The current economic environment creates opportunities to engage customers differently and to take our total fluid management capabilities in new directions. Companies want more now then ever to partner with suppliers who have the clear strength to support their needs during this downturn and the wherewithal to deliver on promises in the future. We believe Pall is one of those companies.

While we are clearly seeing customers working down inventories to conserve cash they will ultimately have to reorder. Filters are not discretionary and they don’t last forever. We believe for some markets this inflection point is not far off.

Many pharmaceutical companies have reexamined their CapEx budgets and worked down inventory though for the quarter. Other Life Science markets are relatively unaffected by the economic crisis. Plasma fractionators and vaccine producers are among them as are medical device manufacturers. Their businesses are going full throttle. The vaccine market of Pall, strength is projected to reach $36 billion a year in four years from about $22 billion today.

While there is some softness in the Biotech market the underlying market is sound as are the long term opportunities. The fact is 633 high filtration dependent biotech drugs and vaccines are in development for more then 100 diseases.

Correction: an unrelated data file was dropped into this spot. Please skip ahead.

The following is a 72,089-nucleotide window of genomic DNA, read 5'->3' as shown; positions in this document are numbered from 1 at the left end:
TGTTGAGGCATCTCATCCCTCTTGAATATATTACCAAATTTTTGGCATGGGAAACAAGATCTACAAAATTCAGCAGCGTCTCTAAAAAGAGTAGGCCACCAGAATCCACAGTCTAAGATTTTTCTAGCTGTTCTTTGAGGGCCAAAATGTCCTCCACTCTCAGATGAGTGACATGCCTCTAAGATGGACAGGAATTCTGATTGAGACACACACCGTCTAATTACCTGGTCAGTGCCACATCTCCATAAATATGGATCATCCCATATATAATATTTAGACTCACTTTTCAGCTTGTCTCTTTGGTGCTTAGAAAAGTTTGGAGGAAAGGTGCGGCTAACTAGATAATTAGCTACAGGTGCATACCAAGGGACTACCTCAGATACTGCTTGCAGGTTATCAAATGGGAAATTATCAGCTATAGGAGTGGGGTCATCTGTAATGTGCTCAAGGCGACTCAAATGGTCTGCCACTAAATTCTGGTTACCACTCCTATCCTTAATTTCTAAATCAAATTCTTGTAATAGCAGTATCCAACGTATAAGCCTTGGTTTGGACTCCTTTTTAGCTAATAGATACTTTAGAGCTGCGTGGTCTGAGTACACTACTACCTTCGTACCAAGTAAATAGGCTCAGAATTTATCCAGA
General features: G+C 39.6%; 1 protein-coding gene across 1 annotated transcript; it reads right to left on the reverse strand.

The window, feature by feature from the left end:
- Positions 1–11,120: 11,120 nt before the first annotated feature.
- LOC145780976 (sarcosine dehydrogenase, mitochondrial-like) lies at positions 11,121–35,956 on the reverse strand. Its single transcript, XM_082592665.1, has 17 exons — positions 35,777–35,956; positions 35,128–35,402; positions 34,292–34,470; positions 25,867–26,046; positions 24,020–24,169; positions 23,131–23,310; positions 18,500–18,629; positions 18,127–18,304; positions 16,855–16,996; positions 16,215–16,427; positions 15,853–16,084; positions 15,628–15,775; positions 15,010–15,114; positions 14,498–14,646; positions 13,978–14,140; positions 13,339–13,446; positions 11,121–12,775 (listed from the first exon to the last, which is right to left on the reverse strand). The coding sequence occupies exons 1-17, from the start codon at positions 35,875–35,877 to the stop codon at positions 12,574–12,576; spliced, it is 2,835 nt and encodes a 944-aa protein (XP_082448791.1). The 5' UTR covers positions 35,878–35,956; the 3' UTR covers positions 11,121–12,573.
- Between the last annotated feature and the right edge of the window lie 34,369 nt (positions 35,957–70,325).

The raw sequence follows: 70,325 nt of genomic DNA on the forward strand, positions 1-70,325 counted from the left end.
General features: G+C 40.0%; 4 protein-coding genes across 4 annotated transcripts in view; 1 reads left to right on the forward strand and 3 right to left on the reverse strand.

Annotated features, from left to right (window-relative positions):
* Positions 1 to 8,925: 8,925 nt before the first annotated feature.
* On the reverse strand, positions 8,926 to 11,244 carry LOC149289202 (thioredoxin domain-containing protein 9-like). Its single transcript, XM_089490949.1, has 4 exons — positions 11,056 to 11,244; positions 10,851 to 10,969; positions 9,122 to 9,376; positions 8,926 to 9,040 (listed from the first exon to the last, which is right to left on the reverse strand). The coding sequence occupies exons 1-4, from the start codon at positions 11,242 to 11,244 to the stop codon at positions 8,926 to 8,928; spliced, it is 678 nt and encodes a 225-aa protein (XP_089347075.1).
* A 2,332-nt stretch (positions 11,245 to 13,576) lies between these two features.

We are seeing many regional pockets of strength. Some example; military sales increased 13% led by a 27% growth in the Western Hemisphere. Municipal water grew 56% in the Western Hemisphere and food and beverage grew 33% both in this hemisphere as well as 16% in Asia. Transportation within the A&T segment grew 46% in Asia.

Cell Therapy grew in triple digits in Q1 and Q2 albeit off a smaller base. Hospital Infection Control Products grew 12% in the Western Hemisphere and Power Generation grew 17% in Europe and about the same in Asia. Pall’s market diversity and global presence enable us to seize opportunities.

We are now seeing the much anticipated slowdown in capital spending but not to the extent you might expect. While some customers seem to be sitting on purchase orders a little longer then usual, system orders actually increased over 16% in the quarter on top of a 27% increase in Q1. These capital orders are in the majority of markets where we normally sell systems. The energy related markets, municipal water, and food and beverage.

The one notable exception is Biopharmaceuticals but this is on a very tough comp from a year ago when systems order increased over 90% and following a sustained period of investment particularly among Biotech companies. While we’ll gladly take an order for a system any day of the week, lower system sales do have a favorable margin impact.

Customers are for the most part going ahead with committed capital projects and certain sectors like energy and water customers appear to be holding off on initiating new capital projects perhaps waiting to see what incentives any number of stimulus programs around the world may offer. These stimulus programs have the potential to benefit key Pall customers and Pall itself.